Authoritarian hypocrisy and “anything for security”

Lynne Kiesling

Does President Obama realize his hypocrisy when he says (as he did in his weekend radio address) that “as Americans, we refuse to live in fear”, while simultaneously having large armed law enforcement teams storm airplanes that have landed, remove passengers, strip search them, and detain them without probable cause or a warrant? Soshana Hebshi gives her own account on her blog; Mike Riggs reports on it at Reason, and James Fallows reports on it at The Atlantic. Note in Hebshi’s account that there were about 50 such events on Sunday, so if you think this is an isolated event you are sadly mistaken, or dare I say with all respect, naively deluded and in denial.

This authoritarian drive for power and control is a consequence of our fear-based “anything for security” policies. Such fear-based cowardice is socially, culturally, morally, and economically corrosive.

It.must.stop.now. And it will only stop if we, individually, choose consciously to object to authoritarian policies grounded in fear-based cowardice, make our objections loud and unavoidable to our peers and our elected so-called representatives, and refuse to be terrorized by our own government.

As long as this state of affairs persists, these issues are far, far more important and life-threatening (and way-of-life threatening) than electricity regulation, regulatory and competition policy, and technological change. That’s why I am writing about Shoshana Hebshi today rather than those topics. It.must.stop.now.

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13 thoughts on “Authoritarian hypocrisy and “anything for security”

  1. Brava, Lynne. Seconding everything you say here.

    Those of us who’ve been ringing alarm bells about this stuff for years, who’ve been screaming publicly and agitating politically about the erosion of our civil liberties, are still fighting; but we’re growing weary. So many Americans just don’t give a damn.

    They need to brush up on their Martin Neimoller. (And Philip Zimbardo. And Stanley Milgram. And Solomon Asch. And and and . . . .)

  2. Very disturbing. It seems remarkable that the test for subjecting people to this sort of extreme treatment is simply the say-so of another passenger, particularly when the plane has landed safely and nothing has happened!.

    Here’s two questions though.

    What one presidential candidate could be expected to change this state of affairs? Answer: Ron Paul.

    For those who look down their noses at Ron Paul, but who claim to be outraged and value liberty, what aren’t you supporting him?

  3. Hi MIchael.

    “Gary Johnson seems to be the more consistent presidential candidate when it comes to valuing liberty.”

    You may be right but that’s not the impression I had.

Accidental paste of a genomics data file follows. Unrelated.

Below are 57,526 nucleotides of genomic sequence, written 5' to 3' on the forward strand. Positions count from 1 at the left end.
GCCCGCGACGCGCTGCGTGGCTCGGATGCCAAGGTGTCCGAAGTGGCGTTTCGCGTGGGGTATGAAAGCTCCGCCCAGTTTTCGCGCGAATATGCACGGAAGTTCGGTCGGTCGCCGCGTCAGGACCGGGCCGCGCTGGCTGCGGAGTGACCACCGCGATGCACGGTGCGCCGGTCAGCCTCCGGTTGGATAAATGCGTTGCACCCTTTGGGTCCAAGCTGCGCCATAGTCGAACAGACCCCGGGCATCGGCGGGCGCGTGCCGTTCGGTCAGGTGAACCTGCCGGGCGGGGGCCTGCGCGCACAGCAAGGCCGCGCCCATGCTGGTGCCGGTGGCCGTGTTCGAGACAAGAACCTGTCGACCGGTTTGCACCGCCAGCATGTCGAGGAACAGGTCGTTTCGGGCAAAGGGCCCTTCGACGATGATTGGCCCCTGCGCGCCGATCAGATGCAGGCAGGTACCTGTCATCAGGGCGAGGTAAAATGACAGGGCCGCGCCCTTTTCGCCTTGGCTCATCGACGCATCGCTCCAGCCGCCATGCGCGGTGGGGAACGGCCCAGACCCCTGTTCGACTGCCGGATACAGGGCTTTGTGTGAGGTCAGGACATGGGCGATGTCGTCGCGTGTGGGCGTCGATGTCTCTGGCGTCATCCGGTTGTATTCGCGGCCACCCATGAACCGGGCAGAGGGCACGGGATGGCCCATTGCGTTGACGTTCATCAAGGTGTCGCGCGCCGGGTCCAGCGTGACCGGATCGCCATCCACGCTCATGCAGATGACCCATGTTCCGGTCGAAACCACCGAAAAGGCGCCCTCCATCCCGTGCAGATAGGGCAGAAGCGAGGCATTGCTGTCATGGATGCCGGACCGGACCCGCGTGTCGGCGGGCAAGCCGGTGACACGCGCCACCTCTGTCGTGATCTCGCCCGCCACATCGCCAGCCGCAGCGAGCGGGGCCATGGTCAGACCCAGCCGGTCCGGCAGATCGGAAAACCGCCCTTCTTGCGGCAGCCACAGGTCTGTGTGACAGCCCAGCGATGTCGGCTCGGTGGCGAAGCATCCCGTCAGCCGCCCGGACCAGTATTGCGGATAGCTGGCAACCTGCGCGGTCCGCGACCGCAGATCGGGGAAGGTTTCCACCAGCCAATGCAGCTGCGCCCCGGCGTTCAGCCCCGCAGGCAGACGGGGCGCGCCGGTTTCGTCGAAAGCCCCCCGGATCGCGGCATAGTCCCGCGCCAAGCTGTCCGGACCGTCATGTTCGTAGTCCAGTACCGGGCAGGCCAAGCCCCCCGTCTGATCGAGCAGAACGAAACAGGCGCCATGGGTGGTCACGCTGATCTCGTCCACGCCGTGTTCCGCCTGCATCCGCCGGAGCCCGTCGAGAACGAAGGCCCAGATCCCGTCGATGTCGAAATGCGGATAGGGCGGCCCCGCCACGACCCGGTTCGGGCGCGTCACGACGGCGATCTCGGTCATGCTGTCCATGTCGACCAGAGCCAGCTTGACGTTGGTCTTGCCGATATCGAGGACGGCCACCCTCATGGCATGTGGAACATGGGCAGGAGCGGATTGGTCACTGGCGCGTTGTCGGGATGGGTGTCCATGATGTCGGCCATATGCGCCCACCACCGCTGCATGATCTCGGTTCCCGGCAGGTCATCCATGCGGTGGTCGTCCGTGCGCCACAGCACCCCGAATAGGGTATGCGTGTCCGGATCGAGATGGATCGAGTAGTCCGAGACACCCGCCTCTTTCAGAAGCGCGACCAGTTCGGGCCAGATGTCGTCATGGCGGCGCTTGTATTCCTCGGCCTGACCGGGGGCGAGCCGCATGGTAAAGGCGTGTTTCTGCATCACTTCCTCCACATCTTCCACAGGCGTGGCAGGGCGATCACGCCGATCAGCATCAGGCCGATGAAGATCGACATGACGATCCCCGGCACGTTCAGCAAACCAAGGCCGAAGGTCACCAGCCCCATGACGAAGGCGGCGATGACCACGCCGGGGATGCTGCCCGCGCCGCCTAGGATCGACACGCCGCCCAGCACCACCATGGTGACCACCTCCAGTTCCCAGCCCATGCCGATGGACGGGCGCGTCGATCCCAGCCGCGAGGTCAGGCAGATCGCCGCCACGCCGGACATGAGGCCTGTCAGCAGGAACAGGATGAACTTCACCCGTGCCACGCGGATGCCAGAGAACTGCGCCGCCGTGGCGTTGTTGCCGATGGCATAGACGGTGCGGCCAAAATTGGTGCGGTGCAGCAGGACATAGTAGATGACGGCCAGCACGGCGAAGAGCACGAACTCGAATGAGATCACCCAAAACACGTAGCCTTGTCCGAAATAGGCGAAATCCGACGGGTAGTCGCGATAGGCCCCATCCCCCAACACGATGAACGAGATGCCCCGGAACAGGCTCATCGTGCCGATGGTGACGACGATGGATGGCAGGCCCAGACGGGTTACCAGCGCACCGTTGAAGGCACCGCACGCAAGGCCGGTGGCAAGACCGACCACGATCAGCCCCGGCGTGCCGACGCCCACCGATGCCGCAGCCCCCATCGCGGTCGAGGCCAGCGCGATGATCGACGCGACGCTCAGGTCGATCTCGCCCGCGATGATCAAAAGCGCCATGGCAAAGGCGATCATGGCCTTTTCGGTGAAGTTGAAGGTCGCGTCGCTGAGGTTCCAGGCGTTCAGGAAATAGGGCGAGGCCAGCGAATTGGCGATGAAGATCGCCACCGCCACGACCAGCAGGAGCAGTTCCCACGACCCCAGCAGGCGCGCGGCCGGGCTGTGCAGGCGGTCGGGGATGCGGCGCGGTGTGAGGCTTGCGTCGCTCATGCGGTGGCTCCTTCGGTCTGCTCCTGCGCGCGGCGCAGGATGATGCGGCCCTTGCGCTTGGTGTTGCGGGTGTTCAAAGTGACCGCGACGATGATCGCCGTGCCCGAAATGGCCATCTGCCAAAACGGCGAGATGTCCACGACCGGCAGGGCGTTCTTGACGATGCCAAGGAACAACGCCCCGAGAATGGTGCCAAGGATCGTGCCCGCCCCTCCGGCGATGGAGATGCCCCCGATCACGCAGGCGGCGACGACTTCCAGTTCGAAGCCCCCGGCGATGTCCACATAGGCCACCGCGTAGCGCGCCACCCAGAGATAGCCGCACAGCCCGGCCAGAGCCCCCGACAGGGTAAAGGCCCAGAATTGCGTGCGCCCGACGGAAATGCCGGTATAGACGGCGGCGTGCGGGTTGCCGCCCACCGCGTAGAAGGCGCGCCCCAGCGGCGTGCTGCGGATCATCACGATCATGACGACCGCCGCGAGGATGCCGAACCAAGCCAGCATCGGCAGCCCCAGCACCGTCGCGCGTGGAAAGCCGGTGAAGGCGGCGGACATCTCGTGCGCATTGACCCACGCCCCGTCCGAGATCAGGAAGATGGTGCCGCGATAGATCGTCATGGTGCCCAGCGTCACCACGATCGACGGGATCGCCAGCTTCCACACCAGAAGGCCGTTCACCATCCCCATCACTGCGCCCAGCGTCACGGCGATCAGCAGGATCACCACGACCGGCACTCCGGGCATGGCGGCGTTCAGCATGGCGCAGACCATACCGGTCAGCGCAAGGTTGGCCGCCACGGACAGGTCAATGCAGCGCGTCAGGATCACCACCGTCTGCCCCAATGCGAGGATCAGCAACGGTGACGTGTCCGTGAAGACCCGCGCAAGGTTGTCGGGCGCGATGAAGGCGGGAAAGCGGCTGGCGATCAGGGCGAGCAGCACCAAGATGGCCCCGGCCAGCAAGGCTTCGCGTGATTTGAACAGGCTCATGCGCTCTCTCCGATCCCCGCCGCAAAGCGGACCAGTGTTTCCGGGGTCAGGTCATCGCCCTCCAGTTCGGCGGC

4. I’ll second Mike’s comments on Gary Johnson as being solid on civil liberties issues. He, like Paul, has argued in favor of abolishing the TSA and returning the responsibility for airline security to the, you know, *airlines*.

  5. I fear that, to quote Jane Austen, your hope is an extraordinary one (although I share it, despite my general disdain for politics and politicians).

    However, if we raise awareness of Johnson, and Paul, and continue to pressure all D and R candidates on civil liberties issues, at least the presence of Johnson and Paul in the campaigns will force the issue into prominence even though the rest of the Ds and Rs running for president find it politically repugnant.

  6. Hi Lynne.

    You’re no doubt correct that my hope is an extraordinary one. However, a number of extraordinarily good things have happened in my life and I can’t say for sure that my hoping was the determinative factor but in each case, it was a necessary (if not sufficient) condition. Failure to hope can often be a self-fulfilling prophecy.

    I have to say though that, even more extraordinary than my hope for either a Johnson or Paul presidency, is your hope that “the presence of Johnson and Paul in the campaigns will force the issue into prominence even though the rest of the Ds and Rs running for president find it politically repugnant.” Politicians who promise stuff to get elected frequently don’t (never?) deliver. For example, Obama promised IIRC to shut down Guantanamo.

    Probability of TSA being reined in = probability (either Ron Paul or Gary Johnson being elected) = small but growing

    Probability of TSA being reined in by anyone else either D or R = zero (despite what they may promise)

  7. I agree completely! But I think the real driver of meaningful long-term change, and of holding their feet to the fire once they are in office, is widespread public opinion and culture. That’s why I think writing essays and blog posts and comments on news articles and participating in forums and using social media to raise awareness one mind at a time is likely to be more effective than electing someone from either the D branch or the R branch of the Authoritarian Party. It’s also likely to be more effective than spending time writing letters to our so-called representatives, who in aggregate have shown only their ability to behave in a feckless manner and show no capacity whatsoever for true, meaningful leadership.

  8. Even the guy that created it, Rep. John Mica (R. -Fla.), says that the TSA is a fiasco and should be dismantled.

    “Congressman Mica doesn’t believe these efforts have made us safe, and as he put it, “They’ve failed to actually detect any threat in 10 years.””

    http://www.theblaze.com/stories/congressman-behind-tsa-creation-now-calls-whole-thing-a-complete-fiasco/

    We, as a nation, need to make the decision to change (some will scream just because it’s change, whether it’s needed or not, but they will just have to deal with it) and not prolong this system that is not working on so many levels.

    Keep pushing.

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